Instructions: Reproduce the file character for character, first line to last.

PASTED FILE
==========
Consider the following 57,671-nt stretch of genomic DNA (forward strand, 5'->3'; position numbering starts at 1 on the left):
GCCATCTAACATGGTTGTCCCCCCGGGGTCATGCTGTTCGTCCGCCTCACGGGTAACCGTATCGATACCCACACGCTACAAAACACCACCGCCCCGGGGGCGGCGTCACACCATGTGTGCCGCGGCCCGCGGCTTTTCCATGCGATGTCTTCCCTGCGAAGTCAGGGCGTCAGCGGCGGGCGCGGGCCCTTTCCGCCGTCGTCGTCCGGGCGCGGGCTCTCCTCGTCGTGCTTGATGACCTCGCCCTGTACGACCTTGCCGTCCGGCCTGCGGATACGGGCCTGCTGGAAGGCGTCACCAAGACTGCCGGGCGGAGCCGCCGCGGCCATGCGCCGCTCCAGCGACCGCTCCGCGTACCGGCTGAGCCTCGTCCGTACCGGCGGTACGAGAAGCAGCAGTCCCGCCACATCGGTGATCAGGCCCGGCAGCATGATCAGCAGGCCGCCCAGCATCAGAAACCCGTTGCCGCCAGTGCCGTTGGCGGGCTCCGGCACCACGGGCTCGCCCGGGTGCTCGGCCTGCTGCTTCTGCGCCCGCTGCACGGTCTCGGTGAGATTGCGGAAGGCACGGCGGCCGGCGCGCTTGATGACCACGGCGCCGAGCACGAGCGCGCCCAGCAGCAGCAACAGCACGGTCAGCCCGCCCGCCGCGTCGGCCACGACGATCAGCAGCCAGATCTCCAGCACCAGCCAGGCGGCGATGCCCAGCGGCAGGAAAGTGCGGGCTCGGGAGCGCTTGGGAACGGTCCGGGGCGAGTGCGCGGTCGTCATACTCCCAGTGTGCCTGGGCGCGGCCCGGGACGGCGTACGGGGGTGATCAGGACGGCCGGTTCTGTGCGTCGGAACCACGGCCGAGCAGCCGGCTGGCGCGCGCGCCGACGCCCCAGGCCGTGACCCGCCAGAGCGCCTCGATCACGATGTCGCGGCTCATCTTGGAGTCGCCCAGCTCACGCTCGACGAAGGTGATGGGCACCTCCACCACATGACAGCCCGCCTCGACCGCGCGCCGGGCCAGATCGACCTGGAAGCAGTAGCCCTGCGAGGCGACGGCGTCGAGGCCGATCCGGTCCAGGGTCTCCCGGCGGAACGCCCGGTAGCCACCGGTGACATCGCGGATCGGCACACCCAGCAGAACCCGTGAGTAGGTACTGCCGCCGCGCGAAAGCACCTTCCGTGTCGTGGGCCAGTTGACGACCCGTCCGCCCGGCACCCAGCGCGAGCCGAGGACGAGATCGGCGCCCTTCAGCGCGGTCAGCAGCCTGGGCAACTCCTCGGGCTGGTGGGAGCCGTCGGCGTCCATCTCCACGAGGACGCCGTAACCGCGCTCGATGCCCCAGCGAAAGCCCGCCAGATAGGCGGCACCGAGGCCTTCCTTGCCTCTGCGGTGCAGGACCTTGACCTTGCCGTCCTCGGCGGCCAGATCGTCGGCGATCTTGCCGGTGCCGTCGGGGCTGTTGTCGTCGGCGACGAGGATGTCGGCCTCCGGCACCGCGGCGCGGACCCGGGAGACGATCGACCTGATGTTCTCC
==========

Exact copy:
Consider the following 57,671-nt stretch of genomic DNA (forward strand, 5'->3'; position numbering starts at 1 on the left):
GCCATCTAACATGGTTGTCCCCCCGGGGTCATGCTGTTCGTCCGCCTCACGGGTAACCGTATCGATACCCACACGCTACAAAACACCACCGCCCCGGGGGCGGCGTCACACCATGTGTGCCGCGGCCCGCGGCTTTTCCATGCGATGTCTTCCCTGCGAAGTCAGGGCGTCAGCGGCGGGCGCGGGCCCTTTCCGCCGTCGTCGTCCGGGCGCGGGCTCTCCTCGTCGTGCTTGATGACCTCGCCCTGTACGACCTTGCCGTCCGGCCTGCGGATACGGGCCTGCTGGAAGGCGTCACCAAGACTGCCGGGCGGAGCCGCCGCGGCCATGCGCCGCTCCAGCGACCGCTCCGCGTACCGGCTGAGCCTCGTCCGTACCGGCGGTACGAGAAGCAGCAGTCCCGCCACATCGGTGATCAGGCCCGGCAGCATGATCAGCAGGCCGCCCAGCATCAGAAACCCGTTGCCGCCAGTGCCGTTGGCGGGCTCCGGCACCACGGGCTCGCCCGGGTGCTCGGCCTGCTGCTTCTGCGCCCGCTGCACGGTCTCGGTGAGATTGCGGAAGGCACGGCGGCCGGCGCGCTTGATGACCACGGCGCCGAGCACGAGCGCGCCCAGCAGCAGCAACAGCACGGTCAGCCCGCCCGCCGCGTCGGCCACGACGATCAGCAGCCAGATCTCCAGCACCAGCCAGGCGGCGATGCCCAGCGGCAGGAAAGTGCGGGCTCGGGAGCGCTTGGGAACGGTCCGGGGCGAGTGCGCGGTCGTCATACTCCCAGTGTGCCTGGGCGCGGCCCGGGACGGCGTACGGGGGTGATCAGGACGGCCGGTTCTGTGCGTCGGAACCACGGCCGAGCAGCCGGCTGGCGCGCGCGCCGACGCCCCAGGCCGTGACCCGCCAGAGCGCCTCGATCACGATGTCGCGGCTCATCTTGGAGTCGCCCAGCTCACGCTCGACGAAGGTGATGGGCACCTCCACCACATGACAGCCCGCCTCGACCGCGCGCCGGGCCAGATCGACCTGGAAGCAGTAGCCCTGCGAGGCGACGGCGTCGAGGCCGATCCGGTCCAGGGTCTCCCGGCGGAACGCCCGGTAGCCACCGGTGACATCGCGGATCGGCACACCCAGCAGAACCCGTGAGTAGGTACTGCCGCCGCGCGAAAGCACCTTCCGTGTCGTGGGCCAGTTGACGACCCGTCCGCCCGGCACCCAGCGCGAGCCGAGGACGAGATCGGCGCCCTTCAGCGCGGTCAGCAGCCTGGGCAACTCCTCGGGCTGGTGGGAGCCGTCGGCGTCCATCTCCACGAGGACGCCGTAACCGCGCTCGATGCCCCAGCGAAAGCCCGCCAGATAGGCGGCACCGAGGCCTTCCTTGCCTCTGCGGTGCAGGACCTTGACCTTGCCGTCCTCGGCGGCCAGATCGTCGGCGATCTTGCCGGTGCCGTCGGGGCTGTTGTCGTCGGCGACGAGGATGTCGGCCTCCGGCACCGCGGCGCGGACCCGGGAGACGATCGACCTGATGTTCTCC